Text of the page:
Brotli is a new compression algorithm being introduced by Google. It’s gaining traction very quickly - there’s an IETF draft proposal for the data format. There are even plans to include Brotli as an accepted
Content-Encoding in Firefox 44:
Brotli is being touted as an alternative to gzip, offering comparable decompression speeds. In the article announcing the new algorithm, Google claims that:
This new format allows us to get 20–26% higher compression ratios over Zopfli.
But does the format actually live up to the hype? I decided to find out by comparing it with other commonly used compressors.
I created a tarball (
test.tar) from the following files:
- the source code for NitroShare
- a Python script (3.4 KB)
- a PNG screenshot (19.7 KB)
- a 2 second WAV file (459 KB)
The total size of the tarball was
5,079,552 bytes (5.1 MB). For each compressor, my goal was to measure the size of the compressed output, the compression time, and the memory usage during compression. The table below includes the command I used and the metrics for each:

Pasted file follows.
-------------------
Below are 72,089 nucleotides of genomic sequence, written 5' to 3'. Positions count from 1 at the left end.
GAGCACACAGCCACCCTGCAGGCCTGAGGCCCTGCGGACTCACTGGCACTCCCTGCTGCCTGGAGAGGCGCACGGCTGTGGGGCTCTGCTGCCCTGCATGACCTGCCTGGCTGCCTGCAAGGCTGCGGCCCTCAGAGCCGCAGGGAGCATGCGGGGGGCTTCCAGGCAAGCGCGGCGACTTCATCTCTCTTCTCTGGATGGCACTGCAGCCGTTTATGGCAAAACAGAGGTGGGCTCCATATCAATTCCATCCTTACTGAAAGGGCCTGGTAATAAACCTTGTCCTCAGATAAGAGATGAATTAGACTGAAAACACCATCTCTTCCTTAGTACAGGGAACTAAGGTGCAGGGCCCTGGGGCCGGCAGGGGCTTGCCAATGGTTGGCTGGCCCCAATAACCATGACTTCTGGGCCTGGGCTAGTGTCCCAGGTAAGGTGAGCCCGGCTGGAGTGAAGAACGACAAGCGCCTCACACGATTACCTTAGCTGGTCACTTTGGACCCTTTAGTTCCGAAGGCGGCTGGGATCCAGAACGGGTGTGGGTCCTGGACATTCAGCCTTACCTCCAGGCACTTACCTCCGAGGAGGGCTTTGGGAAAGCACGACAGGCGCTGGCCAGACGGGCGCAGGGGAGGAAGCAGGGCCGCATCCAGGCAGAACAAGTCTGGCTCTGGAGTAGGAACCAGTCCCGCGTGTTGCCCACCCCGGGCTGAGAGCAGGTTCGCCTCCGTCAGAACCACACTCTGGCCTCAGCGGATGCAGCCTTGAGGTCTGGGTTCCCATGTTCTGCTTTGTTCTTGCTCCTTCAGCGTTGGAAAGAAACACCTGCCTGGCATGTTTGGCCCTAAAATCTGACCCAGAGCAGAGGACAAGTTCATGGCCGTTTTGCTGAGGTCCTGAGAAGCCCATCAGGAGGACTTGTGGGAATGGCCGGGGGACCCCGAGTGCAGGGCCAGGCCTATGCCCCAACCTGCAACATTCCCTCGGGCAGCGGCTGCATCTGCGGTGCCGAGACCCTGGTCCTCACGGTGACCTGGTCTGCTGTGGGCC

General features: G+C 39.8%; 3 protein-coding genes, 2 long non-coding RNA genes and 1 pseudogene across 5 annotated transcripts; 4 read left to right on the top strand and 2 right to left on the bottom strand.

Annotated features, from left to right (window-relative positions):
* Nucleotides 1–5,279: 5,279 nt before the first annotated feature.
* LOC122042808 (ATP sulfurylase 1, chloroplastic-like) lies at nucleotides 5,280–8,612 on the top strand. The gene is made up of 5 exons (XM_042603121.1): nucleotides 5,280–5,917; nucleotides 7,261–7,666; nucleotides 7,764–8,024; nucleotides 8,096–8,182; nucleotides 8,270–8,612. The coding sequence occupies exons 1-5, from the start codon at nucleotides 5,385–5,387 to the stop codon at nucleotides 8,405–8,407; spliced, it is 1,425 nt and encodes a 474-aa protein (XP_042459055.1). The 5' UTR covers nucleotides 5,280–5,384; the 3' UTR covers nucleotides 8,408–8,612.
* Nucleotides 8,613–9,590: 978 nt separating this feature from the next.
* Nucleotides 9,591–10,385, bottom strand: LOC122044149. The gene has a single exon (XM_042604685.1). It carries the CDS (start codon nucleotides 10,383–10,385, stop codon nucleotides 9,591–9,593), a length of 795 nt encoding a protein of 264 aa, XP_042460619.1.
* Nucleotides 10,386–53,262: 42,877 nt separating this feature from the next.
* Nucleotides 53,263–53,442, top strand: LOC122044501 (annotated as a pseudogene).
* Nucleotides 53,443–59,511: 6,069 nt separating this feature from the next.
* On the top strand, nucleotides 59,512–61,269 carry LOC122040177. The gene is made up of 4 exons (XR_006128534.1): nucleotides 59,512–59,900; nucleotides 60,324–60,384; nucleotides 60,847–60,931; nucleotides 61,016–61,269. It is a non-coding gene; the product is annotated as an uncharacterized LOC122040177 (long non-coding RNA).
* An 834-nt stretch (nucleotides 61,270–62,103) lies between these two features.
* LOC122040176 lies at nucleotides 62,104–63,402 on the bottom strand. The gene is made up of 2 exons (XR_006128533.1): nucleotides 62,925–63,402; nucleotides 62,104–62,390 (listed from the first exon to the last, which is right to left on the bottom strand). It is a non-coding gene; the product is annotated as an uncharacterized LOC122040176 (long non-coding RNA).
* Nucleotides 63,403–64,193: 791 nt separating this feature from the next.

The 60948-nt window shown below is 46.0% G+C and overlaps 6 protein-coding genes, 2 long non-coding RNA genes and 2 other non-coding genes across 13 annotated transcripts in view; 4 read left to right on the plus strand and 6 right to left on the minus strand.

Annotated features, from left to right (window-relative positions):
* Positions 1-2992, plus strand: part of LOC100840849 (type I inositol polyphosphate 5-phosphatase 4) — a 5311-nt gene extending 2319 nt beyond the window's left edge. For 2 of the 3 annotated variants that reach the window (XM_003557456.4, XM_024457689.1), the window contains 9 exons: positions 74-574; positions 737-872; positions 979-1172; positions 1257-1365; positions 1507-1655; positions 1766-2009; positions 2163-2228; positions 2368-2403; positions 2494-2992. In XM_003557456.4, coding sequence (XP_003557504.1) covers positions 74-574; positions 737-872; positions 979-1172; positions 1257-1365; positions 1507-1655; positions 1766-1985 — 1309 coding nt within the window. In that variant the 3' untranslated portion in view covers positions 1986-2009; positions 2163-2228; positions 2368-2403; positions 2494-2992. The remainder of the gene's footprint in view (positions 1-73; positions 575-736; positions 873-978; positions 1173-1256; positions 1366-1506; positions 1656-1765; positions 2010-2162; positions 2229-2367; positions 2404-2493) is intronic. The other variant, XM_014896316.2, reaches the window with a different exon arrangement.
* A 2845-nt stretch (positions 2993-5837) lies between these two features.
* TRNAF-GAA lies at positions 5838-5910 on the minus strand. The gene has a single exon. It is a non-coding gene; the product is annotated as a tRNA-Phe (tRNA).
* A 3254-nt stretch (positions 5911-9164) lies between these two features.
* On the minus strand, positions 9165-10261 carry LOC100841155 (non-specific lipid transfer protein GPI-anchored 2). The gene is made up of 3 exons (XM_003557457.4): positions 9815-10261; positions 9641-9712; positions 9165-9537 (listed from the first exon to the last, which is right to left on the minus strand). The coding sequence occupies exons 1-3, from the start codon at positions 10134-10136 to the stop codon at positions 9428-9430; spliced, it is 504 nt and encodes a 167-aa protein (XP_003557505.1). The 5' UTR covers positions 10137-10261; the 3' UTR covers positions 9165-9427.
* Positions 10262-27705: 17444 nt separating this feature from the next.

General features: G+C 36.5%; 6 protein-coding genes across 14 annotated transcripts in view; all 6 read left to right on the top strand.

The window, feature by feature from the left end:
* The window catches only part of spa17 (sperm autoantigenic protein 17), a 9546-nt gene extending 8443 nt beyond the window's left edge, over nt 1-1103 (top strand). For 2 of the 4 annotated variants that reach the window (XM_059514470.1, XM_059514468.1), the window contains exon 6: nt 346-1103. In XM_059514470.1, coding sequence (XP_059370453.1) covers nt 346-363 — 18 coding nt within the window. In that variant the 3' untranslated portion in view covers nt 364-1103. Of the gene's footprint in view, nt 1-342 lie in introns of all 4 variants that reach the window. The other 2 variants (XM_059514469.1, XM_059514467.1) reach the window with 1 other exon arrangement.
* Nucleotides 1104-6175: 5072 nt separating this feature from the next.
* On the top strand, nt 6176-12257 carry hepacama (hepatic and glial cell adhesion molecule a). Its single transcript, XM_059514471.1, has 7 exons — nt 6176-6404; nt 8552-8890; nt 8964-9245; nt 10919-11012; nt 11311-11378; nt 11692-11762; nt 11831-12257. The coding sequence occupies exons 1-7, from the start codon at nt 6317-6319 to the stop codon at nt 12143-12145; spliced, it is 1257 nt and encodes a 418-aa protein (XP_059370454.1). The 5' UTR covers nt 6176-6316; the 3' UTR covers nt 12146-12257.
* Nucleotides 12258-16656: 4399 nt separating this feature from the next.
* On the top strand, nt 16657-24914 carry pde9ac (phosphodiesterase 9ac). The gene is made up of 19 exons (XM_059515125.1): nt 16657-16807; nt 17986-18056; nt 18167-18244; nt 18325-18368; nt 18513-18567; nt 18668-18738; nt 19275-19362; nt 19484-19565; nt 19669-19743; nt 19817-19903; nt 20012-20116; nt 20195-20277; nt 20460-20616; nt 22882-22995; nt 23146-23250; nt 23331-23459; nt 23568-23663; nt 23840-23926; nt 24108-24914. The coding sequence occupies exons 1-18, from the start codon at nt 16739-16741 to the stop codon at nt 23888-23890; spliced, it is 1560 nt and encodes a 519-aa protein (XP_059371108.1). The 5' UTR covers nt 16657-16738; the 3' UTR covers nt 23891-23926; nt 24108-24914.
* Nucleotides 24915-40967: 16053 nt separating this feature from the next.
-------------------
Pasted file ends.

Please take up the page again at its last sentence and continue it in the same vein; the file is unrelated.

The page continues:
|Command||Size (bytes)||Time (seconds)||Memory (KB)|
* compression presets higher than 6 only apply to files larger than 8 MiB
The results are not what I expected. The best compression ratio was still acheived by LZMA, offering a ratio of 7.24:1 compared to Brotli’s 6.75:1. In exchange for this, Brotli took over 9.3x longer and used 3.79x as much memory (almost 250 MB). Clearly it offers no improvement when it comes to compression.
But what about decompression?
|Algorithm||Time (seconds)||Memory (KB)|
Brotli is right on par with LZMA when it comes to decompression speed, although it uses 175% more memory. The big question is whether this extra memory usage would be acceptable on a web server.
In summary, Brotli offers some interesting numbers and much better compression ratios than
gzip but at the expense of drastically increased memory usage and much longer compression times.